March 25, 2011 in Features

Altered ‘Speech’ due out

Studio omits profanity in film
Steven Zeitchik Los Angeles Times

Colin Firth as King George VI in “The King’s Speech.”
(Full-size photo)

Colin Firth said he didn’t like it, but a new version of “The King’s Speech” is heading to theaters just the same.

The Weinstein Co. said Thursday it was releasing a tweaked version of the Academy Awards best-picture winner starting next Friday in which a scene featuring Oscar winner Firth’s swearing as the stuttering Duke of York has been amended to omit the F-word.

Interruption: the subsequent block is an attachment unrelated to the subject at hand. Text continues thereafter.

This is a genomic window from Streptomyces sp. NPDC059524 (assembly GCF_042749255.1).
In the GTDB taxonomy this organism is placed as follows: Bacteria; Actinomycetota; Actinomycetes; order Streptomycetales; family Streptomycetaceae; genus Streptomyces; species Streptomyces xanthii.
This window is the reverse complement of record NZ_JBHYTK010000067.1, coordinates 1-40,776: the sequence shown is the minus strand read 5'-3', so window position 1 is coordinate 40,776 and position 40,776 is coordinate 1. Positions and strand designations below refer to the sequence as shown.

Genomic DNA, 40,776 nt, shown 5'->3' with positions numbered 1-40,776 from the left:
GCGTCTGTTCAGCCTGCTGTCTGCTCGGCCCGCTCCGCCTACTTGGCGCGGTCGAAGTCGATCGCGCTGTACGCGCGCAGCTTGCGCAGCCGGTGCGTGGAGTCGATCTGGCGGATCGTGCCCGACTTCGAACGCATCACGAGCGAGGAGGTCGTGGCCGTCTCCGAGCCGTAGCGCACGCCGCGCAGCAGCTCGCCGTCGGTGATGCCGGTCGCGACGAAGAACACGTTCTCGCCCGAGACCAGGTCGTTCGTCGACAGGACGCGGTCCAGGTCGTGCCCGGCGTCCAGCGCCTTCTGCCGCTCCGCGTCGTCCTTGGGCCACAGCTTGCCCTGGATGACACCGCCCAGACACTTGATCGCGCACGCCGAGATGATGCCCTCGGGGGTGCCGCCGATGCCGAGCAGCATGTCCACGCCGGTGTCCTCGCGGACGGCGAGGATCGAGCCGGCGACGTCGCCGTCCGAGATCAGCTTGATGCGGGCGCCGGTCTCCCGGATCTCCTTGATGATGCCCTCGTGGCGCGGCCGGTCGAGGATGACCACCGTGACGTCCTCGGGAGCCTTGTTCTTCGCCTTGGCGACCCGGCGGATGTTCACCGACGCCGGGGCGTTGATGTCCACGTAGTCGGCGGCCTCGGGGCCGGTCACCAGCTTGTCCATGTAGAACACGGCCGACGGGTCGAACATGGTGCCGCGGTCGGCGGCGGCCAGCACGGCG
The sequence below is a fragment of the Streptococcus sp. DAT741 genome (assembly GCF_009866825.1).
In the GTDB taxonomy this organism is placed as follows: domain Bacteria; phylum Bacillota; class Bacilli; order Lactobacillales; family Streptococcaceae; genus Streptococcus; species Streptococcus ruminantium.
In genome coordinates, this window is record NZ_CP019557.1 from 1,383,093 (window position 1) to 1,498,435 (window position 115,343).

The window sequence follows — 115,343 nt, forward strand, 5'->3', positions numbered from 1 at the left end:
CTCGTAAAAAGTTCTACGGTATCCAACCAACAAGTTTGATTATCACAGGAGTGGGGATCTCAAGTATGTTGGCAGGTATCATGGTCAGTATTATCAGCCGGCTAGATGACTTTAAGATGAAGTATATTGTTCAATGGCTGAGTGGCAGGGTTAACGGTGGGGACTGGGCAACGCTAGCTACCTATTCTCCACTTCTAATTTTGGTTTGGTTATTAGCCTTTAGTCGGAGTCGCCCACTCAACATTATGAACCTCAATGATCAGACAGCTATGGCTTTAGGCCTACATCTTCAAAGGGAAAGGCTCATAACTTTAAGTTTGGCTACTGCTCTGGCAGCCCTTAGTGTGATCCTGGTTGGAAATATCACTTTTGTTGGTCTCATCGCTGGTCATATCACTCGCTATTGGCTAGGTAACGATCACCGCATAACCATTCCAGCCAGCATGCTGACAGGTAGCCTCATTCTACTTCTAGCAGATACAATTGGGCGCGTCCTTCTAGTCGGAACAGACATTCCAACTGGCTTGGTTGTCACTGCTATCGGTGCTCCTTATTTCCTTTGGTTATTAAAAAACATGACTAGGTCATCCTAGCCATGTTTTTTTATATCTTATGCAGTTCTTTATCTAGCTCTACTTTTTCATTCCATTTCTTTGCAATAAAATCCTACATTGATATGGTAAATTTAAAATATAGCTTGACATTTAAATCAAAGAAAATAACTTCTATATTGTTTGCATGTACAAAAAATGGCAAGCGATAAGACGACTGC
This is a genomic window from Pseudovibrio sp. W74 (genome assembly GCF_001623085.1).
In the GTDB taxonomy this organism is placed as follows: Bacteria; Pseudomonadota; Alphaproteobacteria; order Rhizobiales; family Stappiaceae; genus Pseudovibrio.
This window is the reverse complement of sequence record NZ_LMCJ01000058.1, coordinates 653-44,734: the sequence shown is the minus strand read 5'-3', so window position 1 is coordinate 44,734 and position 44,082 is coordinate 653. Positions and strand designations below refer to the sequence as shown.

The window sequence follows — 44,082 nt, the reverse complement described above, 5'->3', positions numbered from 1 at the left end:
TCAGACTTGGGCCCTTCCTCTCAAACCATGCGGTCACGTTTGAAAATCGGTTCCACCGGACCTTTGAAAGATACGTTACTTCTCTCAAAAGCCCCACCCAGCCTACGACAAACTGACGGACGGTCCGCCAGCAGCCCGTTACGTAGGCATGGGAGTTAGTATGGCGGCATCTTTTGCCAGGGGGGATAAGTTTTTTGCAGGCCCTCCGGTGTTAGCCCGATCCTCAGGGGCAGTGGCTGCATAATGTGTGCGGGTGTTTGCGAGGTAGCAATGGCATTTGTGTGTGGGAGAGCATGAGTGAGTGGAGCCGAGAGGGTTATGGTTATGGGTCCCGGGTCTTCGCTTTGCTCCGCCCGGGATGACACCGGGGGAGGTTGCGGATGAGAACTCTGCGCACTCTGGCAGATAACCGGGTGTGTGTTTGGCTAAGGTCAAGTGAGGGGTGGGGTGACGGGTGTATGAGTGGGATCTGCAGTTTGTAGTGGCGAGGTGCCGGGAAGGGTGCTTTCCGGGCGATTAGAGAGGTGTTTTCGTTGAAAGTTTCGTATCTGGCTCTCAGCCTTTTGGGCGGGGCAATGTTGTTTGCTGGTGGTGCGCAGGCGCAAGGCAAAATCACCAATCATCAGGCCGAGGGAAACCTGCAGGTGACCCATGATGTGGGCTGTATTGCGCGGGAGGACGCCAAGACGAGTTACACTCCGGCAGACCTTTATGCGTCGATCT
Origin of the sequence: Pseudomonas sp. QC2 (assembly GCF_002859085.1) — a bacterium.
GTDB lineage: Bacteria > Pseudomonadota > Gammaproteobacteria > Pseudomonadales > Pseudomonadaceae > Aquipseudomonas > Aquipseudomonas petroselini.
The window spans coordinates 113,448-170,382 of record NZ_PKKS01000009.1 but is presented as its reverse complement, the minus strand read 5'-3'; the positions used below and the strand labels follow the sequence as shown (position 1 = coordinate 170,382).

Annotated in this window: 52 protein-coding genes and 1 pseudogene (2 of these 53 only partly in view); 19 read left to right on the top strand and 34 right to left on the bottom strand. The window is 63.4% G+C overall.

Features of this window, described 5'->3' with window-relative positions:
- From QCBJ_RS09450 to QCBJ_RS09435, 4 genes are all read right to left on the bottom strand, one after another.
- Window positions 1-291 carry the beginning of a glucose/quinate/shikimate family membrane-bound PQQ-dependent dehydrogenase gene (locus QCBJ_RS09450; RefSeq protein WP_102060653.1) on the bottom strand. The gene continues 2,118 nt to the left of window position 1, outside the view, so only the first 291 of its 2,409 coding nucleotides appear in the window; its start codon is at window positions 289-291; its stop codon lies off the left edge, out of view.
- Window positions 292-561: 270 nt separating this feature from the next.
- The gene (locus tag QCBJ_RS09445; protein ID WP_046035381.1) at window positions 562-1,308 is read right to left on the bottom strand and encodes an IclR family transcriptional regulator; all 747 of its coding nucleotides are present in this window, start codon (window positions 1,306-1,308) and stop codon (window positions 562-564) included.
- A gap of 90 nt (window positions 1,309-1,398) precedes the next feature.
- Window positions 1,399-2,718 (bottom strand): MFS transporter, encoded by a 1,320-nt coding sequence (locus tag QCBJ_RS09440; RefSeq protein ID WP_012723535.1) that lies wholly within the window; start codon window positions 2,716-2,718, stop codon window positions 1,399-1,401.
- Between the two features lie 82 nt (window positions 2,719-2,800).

The studio also said that the original R-rated version will no longer be shown as of next weekend.

“The King’s Speech” has been doing quite well even with the R rating, grossing about $2 million last weekend.

The new release is clearly aimed at the glut of spring-breakers available for moviegoing – though it remains to be seen whether adolescents who haven’t already seen the period drama will now be flooding theaters.

The Weinstein Co. is promoting the new cut as a “family film” – which means that, in the company’s eyes, the story of a 1930s monarch rising up against Nazism will be competing squarely against the Easter Bunny saga “Hop.”

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